The political crisis in Swaziland continues into a third week after a vote of no-confidence in the Swazi Government was passed and then reversed 12 days later.
According to the constitution, the government should have resigned or been sacked by King Mswati III after the first vote – but neither of these things happened. Instead, the government forced a revote which it won. There is no legal reason why the revote was allowed and for the constitution to be ignored.
Swaziland is not a democracy and King Mswati rules as sub-Saharan Africa’s last absolute monarch. It seems that he refused to accept the vote and this set in place a chain of events that led to it being overturned.
Freedom of speech is severely curtailed in Swaziland and people are fearful of talking publicly about what has really been happening in Swaziland in the recent past. They are particularly fearful of being seen to criticise King Mswati – no matter how mildly they do it.
This fear makes it difficult to get people to talk ‘on the record’ about what has caused the present political crisis and who is to blame for it. But this is what Swazi Media Commentary has managed to piece together so far.
On 3 October 2012, by a vote of 42 in favour and six against, the House of Assembly passed a no-confidence motion in the government – this was more than the three-fifths majority (39 votes) of the House membership needed to trigger the constitution.
According to sections 68 and 134 of the Swaziland Constitution, the government had three days in which to resign. If it did not, the King was obliged by the constitution to sack the Prime Minister and the cabinet.
At midnight on the day of the no-confidence vote PM Barnabas Dlamini held a press conference to announce that he did not recognise the vote and he would not resign. Three days then went by but King Mswati III did not sack the government.
By protocol, when the House of Assembly makes a decision, it has to be personally conveyed to the king by the Speaker of the House. In this case King Mswati refused to meet with Speaker Prince Gaduza. This meant that officially the king did not know about the vote of no-confidence and therefore he felt he did not have to act.
This gave time for the king’s advisors from the Liqoqo (Swaziland National Council) to meet to decide what they should advise the king about the no-confidence vote.
They were not prepared to allow the vote to stand so they looked for excuses to ignore it. The king’s advisers are all traditionalists and are in charge of interpreting Swazi Law and Custom. The laws and customs are administered by chiefs who rule over their subjects in the name of the king. The laws and customs operate outside of the constitution. It is not in the interests of the traditionalists to have their actions subjected to constitutional law.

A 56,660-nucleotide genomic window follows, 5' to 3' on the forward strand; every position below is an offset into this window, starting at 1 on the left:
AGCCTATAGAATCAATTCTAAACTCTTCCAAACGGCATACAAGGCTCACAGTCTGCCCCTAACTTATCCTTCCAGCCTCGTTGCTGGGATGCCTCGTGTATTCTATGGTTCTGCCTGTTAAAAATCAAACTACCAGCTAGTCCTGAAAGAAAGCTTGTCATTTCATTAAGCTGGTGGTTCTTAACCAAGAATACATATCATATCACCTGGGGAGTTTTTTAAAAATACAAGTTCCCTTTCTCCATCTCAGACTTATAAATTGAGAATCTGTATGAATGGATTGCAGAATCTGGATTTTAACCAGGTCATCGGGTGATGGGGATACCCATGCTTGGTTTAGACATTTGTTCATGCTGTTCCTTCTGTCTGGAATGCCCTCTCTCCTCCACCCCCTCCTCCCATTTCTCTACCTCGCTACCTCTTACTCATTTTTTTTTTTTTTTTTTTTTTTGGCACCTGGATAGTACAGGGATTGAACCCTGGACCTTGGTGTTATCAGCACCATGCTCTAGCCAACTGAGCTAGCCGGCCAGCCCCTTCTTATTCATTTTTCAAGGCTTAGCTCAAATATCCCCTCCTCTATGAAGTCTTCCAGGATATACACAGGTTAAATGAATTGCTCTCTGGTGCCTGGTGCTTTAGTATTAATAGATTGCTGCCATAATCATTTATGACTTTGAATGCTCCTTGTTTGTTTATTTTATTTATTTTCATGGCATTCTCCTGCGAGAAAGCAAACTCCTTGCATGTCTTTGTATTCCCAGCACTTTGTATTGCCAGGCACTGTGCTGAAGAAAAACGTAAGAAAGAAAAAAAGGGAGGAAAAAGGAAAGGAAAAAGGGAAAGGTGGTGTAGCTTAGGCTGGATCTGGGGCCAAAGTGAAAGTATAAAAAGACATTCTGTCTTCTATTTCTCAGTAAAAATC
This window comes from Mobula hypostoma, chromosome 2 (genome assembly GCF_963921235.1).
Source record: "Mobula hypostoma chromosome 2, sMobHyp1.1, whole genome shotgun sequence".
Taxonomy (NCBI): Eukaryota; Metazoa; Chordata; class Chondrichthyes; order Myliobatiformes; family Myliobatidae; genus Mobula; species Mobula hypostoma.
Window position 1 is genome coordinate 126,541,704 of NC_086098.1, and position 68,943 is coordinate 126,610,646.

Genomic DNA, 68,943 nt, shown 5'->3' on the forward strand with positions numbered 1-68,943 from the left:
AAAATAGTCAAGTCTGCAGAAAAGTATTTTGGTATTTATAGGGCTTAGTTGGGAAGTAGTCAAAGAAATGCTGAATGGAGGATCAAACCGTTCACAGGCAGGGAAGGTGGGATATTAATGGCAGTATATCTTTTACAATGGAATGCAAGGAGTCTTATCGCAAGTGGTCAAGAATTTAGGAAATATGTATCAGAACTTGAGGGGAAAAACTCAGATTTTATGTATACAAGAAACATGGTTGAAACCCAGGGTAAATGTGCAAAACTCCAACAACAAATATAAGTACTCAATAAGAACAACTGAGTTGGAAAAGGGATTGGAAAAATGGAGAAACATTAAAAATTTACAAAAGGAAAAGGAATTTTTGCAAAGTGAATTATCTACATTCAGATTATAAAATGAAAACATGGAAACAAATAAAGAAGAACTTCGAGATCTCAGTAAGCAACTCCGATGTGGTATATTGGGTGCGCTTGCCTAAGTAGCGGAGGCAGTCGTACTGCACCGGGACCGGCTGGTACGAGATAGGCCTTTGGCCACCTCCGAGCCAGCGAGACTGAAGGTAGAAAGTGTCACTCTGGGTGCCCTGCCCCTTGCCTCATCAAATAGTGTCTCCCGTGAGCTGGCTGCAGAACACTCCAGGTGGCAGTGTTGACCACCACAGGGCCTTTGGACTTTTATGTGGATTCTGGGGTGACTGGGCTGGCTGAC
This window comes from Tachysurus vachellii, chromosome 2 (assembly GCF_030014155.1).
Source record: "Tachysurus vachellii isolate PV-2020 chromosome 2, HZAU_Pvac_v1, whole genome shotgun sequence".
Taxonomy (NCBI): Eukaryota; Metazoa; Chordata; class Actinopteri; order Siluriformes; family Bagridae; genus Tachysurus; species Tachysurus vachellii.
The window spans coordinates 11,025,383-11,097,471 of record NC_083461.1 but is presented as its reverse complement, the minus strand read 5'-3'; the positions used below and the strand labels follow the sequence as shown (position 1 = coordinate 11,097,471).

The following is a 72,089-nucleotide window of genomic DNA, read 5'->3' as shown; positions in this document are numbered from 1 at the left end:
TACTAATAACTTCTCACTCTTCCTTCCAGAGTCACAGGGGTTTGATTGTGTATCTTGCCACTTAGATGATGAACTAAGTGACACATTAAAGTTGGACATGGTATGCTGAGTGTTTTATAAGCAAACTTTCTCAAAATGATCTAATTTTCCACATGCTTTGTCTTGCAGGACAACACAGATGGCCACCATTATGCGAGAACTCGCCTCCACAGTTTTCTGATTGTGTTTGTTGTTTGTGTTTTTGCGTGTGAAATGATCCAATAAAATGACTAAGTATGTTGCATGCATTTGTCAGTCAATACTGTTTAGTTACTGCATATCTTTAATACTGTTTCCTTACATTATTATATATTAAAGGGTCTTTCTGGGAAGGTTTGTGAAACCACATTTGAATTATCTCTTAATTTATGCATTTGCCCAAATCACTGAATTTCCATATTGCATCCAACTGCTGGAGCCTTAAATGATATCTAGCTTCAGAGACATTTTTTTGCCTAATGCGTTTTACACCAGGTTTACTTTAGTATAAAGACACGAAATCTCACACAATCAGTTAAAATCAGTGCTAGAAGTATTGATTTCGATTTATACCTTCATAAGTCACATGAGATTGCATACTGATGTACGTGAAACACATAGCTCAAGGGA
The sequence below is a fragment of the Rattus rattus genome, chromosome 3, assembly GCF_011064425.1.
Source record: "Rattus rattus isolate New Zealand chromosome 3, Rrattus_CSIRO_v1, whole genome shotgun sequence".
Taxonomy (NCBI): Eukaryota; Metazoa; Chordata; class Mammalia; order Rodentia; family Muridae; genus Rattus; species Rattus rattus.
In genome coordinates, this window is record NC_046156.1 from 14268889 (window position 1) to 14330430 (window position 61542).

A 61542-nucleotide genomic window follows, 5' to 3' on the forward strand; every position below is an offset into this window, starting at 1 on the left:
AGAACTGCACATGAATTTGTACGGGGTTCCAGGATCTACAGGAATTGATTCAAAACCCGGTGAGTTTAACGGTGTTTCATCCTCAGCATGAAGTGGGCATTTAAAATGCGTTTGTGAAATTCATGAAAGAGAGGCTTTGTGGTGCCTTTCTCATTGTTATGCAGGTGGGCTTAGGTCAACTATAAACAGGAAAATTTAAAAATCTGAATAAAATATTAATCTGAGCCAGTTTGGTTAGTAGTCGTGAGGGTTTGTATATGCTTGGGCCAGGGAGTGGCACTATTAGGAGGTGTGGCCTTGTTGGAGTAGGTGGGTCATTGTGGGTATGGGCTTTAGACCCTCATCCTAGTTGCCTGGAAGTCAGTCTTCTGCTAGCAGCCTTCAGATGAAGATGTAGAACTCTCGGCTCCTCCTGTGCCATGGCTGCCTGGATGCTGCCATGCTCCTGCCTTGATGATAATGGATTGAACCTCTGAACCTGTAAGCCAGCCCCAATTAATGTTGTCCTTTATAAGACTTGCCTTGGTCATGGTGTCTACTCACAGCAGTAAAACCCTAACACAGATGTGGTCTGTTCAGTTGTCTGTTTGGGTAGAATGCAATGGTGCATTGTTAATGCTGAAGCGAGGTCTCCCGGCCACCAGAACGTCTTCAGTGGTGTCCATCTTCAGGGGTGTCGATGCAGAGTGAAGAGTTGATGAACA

King Mswati always decides which motions from the Swaziland Parliament he wishes to support and those he does not. He did not wish to support the no-confidence vote. He has also on numerous times in the past sent instructions to Parliament on actions he wishes them to take. They always without discussion or hesitation do as he tells them. The Parliament made up of the House of Assembly and the Senate, therefore, cannot be seen as an institution independent of the monarchy.
King Mswati had personally appointed Dlamini as Prime Minister in 2008 in contravention of the Constitution which states that the PM must be a member of the House of Assembly. Dlamini was not. He came into parliament specifically at the king’s instruction to be PM. The government was also chosen by the king. Therefore, to criticise the performance of the PM and cabinet can also be seen as criticism of the king’s choices.
When it became clear that King Mswati would not support the vote of no-confidence, Dlamini felt confident enough to insist that a new vote be taken by the House to over-turn it. This vote was held and passed on 15 October 2012.
But, the PM did not have the confidence that he would win by a respectable margin. Only 32 members of the 65-stong House voted and nocount was taken. Instead, the Speaker simply relied on a shout of Aye or Nay from the members present. We will never know how many voted for the reversal of the no-confidence vote. But, with only 32 members of the 65-strong House present the vote could not have been three-fifths (39) of the total membership of the House.
According to standing orders there have to be at least 30 members of the House present for a vote to be taken. During the rerun of the vote some members left the chamber taking the number below 30. The Deputy Prime Minister Themba Masuku left the chamber to search for missing members and found some of them relaxing in the canteen watching the proceedings on a monitor. The MPs say the DPM bullied and threatened them to return to the chamber. He denies this and says he simply ‘lobbied’ them back into the chamber. They did, however, return.
After the vote, accusations have been published in Swazi local newspapers that some members were either threatened or bribed to support reversing the no-confidence vote. Reports say some were promised high office or cash to help them get re-elected in next year’s national election.
Immediately the revote was taken, civil society organisations, pro-democracy activists and lawyers in Swaziland protested that it was unconstitutional and that the government had no right to force a re-vote: only a court could do so. The Attorney General Majahenkhaba Dlamini in a newspaper interview agreed that the constitution did indeed say the court was the place to go to get clarity on the constitution, but that government had decided not to do so.
The Law Society of Swaziland has said it will challenge the revote in court.
CONSTITUTION EXISTS MERELY ON PAPER